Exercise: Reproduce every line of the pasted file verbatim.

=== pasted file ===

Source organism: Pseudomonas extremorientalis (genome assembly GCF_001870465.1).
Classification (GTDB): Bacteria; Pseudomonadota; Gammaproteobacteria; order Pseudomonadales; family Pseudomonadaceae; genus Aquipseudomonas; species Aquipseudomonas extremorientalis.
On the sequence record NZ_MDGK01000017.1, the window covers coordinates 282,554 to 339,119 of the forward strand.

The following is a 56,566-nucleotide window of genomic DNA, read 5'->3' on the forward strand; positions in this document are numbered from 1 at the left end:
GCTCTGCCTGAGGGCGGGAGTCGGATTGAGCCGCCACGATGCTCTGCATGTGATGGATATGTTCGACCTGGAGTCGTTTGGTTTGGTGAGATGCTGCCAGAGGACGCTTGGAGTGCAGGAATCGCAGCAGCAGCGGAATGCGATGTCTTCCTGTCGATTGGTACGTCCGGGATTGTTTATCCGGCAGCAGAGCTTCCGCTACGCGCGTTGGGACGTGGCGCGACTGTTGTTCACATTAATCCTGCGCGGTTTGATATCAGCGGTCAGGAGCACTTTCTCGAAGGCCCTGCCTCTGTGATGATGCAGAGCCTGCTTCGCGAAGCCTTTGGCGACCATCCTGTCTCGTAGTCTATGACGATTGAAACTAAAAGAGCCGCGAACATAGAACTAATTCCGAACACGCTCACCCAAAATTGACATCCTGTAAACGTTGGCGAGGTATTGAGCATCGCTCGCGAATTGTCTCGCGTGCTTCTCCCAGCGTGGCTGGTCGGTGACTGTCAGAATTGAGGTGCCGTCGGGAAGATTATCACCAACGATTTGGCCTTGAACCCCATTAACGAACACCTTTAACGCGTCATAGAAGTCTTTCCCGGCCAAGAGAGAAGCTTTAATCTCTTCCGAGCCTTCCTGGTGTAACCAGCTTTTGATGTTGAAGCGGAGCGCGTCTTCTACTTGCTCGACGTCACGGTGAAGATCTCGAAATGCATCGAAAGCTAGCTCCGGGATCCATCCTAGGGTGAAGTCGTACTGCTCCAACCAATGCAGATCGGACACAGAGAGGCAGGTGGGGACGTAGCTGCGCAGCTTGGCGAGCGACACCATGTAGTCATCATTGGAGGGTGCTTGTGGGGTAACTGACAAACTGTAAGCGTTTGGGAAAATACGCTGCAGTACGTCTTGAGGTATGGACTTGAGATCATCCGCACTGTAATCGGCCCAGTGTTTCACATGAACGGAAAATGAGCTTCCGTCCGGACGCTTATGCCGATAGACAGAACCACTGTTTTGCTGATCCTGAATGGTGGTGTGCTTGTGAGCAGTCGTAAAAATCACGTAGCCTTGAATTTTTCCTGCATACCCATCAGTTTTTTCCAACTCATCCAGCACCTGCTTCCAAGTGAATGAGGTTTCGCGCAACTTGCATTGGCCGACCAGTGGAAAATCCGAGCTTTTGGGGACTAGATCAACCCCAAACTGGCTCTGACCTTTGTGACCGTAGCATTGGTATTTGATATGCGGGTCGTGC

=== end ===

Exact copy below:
Source organism: Pseudomonas extremorientalis (genome assembly GCF_001870465.1).
Classification (GTDB): Bacteria; Pseudomonadota; Gammaproteobacteria; order Pseudomonadales; family Pseudomonadaceae; genus Aquipseudomonas; species Aquipseudomonas extremorientalis.
On the sequence record NZ_MDGK01000017.1, the window covers coordinates 282,554 to 339,119 of the forward strand.

The following is a 56,566-nucleotide window of genomic DNA, read 5'->3' on the forward strand; positions in this document are numbered from 1 at the left end:
GCTCTGCCTGAGGGCGGGAGTCGGATTGAGCCGCCACGATGCTCTGCATGTGATGGATATGTTCGACCTGGAGTCGTTTGGTTTGGTGAGATGCTGCCAGAGGACGCTTGGAGTGCAGGAATCGCAGCAGCAGCGGAATGCGATGTCTTCCTGTCGATTGGTACGTCCGGGATTGTTTATCCGGCAGCAGAGCTTCCGCTACGCGCGTTGGGACGTGGCGCGACTGTTGTTCACATTAATCCTGCGCGGTTTGATATCAGCGGTCAGGAGCACTTTCTCGAAGGCCCTGCCTCTGTGATGATGCAGAGCCTGCTTCGCGAAGCCTTTGGCGACCATCCTGTCTCGTAGTCTATGACGATTGAAACTAAAAGAGCCGCGAACATAGAACTAATTCCGAACACGCTCACCCAAAATTGACATCCTGTAAACGTTGGCGAGGTATTGAGCATCGCTCGCGAATTGTCTCGCGTGCTTCTCCCAGCGTGGCTGGTCGGTGACTGTCAGAATTGAGGTGCCGTCGGGAAGATTATCACCAACGATTTGGCCTTGAACCCCATTAACGAACACCTTTAACGCGTCATAGAAGTCTTTCCCGGCCAAGAGAGAAGCTTTAATCTCTTCCGAGCCTTCCTGGTGTAACCAGCTTTTGATGTTGAAGCGGAGCGCGTCTTCTACTTGCTCGACGTCACGGTGAAGATCTCGAAATGCATCGAAAGCTAGCTCCGGGATCCATCCTAGGGTGAAGTCGTACTGCTCCAACCAATGCAGATCGGACACAGAGAGGCAGGTGGGGACGTAGCTGCGCAGCTTGGCGAGCGACACCATGTAGTCATCATTGGAGGGTGCTTGTGGGGTAACTGACAAACTGTAAGCGTTTGGGAAAATACGCTGCAGTACGTCTTGAGGTATGGACTTGAGATCATCCGCACTGTAATCGGCCCAGTGTTTCACATGAACGGAAAATGAGCTTCCGTCCGGACGCTTATGCCGATAGACAGAACCACTGTTTTGCTGATCCTGAATGGTGGTGTGCTTGTGAGCAGTCGTAAAAATCACGTAGCCTTGAATTTTTCCTGCATACCCATCAGTTTTTTCCAACTCATCCAGCACCTGCTTCCAAGTGAATGAGGTTTCGCGCAACTTGCATTGGCCGACCAGTGGAAAATCCGAGCTTTTGGGGACTAGATCAACCCCAAACTGGCTCTGACCTTTGTGACCGTAGCATTGGTATTTGATATGCGGGTCGTGC